The recent expulsion of Sabyasachi Panda, former secretary of the Odisha State Organising Committee (OSOC) of the CPI(Maoist), has once again fore-grounded tensions within the Maoist party, and serious questions about its praxis.
In two letters [one addressed to cadres and another longer letter addressed to the General Secretary of the CPI(Maoist)] and an audio message, Panda has laid out at length his differences with the party. He has claimed that the expulsion was redundant since he had already resigned and formed the Odisha Maowadi Party (OMP).
Panda’s future political trajectory is far from clear. But certain aspects of his debate with the Maoist leadership are notable, since they point to many persistent debates within the Maoist party, which recur time and again in one form or another.
It is apparent from Panda’s letter to the Maoist GS that there is a considerable rift between leaders hailing from the erstwhile CPI(ML) Party Unity (PU), and those hailing from CPI(ML) PWG and MCC. Panda, himself from the PU stream, alleges that PWG comrades tend to be dominant, and give preference to ex-MCC cadres over the ex-PU cadres.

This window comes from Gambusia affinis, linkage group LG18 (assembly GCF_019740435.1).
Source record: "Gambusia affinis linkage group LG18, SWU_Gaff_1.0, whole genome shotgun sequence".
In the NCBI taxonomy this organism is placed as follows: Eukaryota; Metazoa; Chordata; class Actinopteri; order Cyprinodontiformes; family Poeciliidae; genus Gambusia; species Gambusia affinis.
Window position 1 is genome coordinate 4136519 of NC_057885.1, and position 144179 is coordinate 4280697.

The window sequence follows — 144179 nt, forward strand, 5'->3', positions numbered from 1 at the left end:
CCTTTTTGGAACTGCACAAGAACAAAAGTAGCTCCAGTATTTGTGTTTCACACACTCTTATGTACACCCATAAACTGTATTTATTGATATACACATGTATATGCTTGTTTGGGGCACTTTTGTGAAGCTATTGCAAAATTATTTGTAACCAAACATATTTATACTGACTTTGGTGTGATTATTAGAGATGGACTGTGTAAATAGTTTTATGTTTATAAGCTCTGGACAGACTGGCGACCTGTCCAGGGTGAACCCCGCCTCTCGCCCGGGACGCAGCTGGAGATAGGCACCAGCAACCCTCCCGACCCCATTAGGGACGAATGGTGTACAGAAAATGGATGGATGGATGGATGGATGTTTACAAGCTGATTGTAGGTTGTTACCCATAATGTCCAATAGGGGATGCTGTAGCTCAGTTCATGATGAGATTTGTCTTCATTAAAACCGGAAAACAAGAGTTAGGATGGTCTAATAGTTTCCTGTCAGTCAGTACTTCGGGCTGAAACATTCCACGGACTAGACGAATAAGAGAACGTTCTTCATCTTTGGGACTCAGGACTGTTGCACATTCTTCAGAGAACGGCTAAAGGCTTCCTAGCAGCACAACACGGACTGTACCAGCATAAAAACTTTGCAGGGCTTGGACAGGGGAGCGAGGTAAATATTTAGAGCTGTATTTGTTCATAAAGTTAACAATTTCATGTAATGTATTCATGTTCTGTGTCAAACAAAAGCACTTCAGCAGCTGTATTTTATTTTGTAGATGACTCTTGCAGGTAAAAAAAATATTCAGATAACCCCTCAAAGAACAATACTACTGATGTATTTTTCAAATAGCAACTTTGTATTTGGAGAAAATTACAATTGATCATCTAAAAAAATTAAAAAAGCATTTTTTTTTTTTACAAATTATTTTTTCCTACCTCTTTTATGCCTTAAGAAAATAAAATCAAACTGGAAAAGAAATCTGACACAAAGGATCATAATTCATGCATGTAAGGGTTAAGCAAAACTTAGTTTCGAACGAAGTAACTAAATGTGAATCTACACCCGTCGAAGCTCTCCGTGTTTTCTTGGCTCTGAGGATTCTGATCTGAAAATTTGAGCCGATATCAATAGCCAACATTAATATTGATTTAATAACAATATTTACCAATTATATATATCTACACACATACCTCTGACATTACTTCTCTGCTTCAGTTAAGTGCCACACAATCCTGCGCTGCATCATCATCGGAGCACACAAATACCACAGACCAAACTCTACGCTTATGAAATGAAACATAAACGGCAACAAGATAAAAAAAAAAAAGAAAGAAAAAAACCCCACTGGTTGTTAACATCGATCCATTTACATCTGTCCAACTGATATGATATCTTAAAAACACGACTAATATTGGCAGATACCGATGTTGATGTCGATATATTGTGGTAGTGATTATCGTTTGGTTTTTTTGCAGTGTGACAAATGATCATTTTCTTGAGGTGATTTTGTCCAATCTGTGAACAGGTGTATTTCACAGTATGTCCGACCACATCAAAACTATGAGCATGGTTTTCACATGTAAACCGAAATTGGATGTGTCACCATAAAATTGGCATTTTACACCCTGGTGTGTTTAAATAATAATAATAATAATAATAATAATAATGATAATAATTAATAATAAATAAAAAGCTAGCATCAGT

Panda also raises a variety of grievances alleging ‘cultural’ domination over Odisha cadres by the Andhra Odisha Border (AOB) Committee cadres. These allegations tend to descend to a fairly petty level (for instance the question of Margo soap versus Lifebuoy soap!).
But Panda does raise issues that are of a more substantial nature, with ideological implications – that the Maoist Politburo in its response fails to seriously address.
Panda is vehement in his criticism of many acts of violence that he sees as needless and counter-productive. He writes: “When everybody is carrying mobiles in hand, we can’t influence people by blasting towers every day. From 2000 up to now I have been witnessing so many unnecessary annihilations in Orissa.”